Lord...I got off track quick. You see, the thing about not blogging for months on end is that once you do return to blogging, your mind is just EXPLODING all over the page.
Where should I even begin? Should I go chronologically? Should I go graphically? Should I lead with my new boobies? SO many ways to go. I feel like this is one of those books from when we were little kids, when you go to the end of the chapter you could choose to go ahead to the next chapter for one ending, or jump to page 87 for a different ending.
I will save my boobies for another post, one in which I can post pictures...because afterall, what is boobie post without pictures? Which reminds me of a joke I saw the other day: Without nipples, titties would be pointless.
So let me catch you up on my weight loss and my strivation (that could be a made up word) for athletic domination.
On January 3rd of this year, my company started a weight loss competition through a national program called Healthy Wages. You form teams of 5, pay $70 each, and our thus enrolled in a weight loss competition with other businesses and their teams of 5 for 3 months. Max you are allowed to lose is 16.6% per person. Anything else will not be counted because they don't want to promote unhealthy weight loss. If you are the winning team at the end of the 3 months, your team wins $10,000. I do not underestimate your skills as mathematicians, but that is $2000 for yours truly.
And I like money.
I mean...I rarely have any, but I can imagine I would like it.
So I signed up. I weighed in at 185.6 on January 3rd. That weight was thanks to a couple days of free eating, being laid up for 6 weeks thanks to the new girls, and several large bottles of water pre-weigh in. To lose 16.6% I would/will need to lose 30 pounds.
So far, I have lost 20.
The first month rocked. As recommitment to losing usually does. These last 2 weeks have been slower and smattered with a few poor food days here and there. But I am on track. If our team loses, it won't be my fault. Let that be known.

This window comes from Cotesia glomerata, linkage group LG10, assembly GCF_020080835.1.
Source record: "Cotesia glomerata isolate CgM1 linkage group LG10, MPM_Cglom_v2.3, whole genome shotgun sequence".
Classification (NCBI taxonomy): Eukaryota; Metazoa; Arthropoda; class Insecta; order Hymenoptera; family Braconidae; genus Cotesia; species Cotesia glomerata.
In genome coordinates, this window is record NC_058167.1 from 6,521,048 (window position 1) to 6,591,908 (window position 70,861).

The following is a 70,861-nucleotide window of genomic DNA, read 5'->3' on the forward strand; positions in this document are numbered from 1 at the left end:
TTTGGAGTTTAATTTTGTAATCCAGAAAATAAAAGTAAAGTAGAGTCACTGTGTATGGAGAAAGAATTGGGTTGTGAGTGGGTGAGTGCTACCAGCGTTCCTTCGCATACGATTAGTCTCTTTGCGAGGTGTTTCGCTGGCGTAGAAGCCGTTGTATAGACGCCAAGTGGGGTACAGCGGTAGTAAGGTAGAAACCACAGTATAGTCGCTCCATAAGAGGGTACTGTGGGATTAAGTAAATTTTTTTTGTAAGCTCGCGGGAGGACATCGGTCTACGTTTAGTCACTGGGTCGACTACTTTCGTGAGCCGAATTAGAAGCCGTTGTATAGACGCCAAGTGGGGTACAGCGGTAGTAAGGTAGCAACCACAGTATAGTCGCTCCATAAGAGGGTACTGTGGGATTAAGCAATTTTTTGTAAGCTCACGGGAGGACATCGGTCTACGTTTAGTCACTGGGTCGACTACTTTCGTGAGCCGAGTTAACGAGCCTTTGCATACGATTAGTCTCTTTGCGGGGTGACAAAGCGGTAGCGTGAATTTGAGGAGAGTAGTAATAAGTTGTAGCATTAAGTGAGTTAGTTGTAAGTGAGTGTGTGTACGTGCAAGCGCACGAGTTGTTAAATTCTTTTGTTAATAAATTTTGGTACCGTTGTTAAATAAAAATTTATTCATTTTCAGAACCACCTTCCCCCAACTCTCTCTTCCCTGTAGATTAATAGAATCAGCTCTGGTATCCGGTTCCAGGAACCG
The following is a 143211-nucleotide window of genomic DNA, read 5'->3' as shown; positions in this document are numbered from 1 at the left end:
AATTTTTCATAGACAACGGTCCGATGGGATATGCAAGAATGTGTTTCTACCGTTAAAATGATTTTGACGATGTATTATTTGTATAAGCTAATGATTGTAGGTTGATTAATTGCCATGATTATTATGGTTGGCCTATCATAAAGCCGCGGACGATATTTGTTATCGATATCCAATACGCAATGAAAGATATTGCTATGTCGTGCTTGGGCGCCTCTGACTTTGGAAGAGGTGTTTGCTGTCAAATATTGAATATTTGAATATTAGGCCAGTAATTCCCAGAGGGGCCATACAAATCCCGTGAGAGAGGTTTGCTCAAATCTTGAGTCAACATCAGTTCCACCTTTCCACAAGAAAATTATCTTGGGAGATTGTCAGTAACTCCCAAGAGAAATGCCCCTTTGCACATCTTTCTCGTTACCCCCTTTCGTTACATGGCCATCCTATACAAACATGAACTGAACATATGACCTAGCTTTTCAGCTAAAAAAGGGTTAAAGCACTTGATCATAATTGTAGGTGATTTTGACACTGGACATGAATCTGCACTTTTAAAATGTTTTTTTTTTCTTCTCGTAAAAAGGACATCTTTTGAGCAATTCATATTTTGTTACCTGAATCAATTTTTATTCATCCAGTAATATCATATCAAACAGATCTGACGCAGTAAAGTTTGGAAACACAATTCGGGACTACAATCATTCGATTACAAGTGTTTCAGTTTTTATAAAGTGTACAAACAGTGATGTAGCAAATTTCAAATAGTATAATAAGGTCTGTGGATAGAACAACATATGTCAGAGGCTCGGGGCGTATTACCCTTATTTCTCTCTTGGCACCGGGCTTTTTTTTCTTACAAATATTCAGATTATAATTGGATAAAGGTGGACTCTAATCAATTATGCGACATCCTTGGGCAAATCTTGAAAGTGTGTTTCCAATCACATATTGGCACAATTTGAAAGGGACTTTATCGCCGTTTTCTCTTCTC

So my current size at 166-168 pounds is a 10, with some 8's. I have cut back on weight lifting just a tad and of course upped my cardio. I am using myFitness pal to track everything I eat and every workout. Annoying yes. Helpful yes. I gave up drinking until the competition is over.
So on the upping my cardio front, a couple of things happened. For six weeks after my boob surgery I wasnt allowed to run. The first day I was cleared for running, I doubled up on sports bras and set out. I completed 3 miles, but had to walk several times. It was rough. But last weekend we ran our first half-marathon. 13.1 miles. It took me 2 hours and 22 minutes. I wanted it under 2 hours and 15 minutes, but there was a little snag, namely my girlfriend leaving me in the dust at mile 2, which was not part of the blame, and me plotting her death for the remaining 11.1 miles (okay...not death...but let me just say that 2 hours is a LONG time to do something you hate (running) when your partner has left you because of her ego and ability. But I digress. My point is...in less than 2 months...I made some good progress. So if I can. Anyone can. Truly.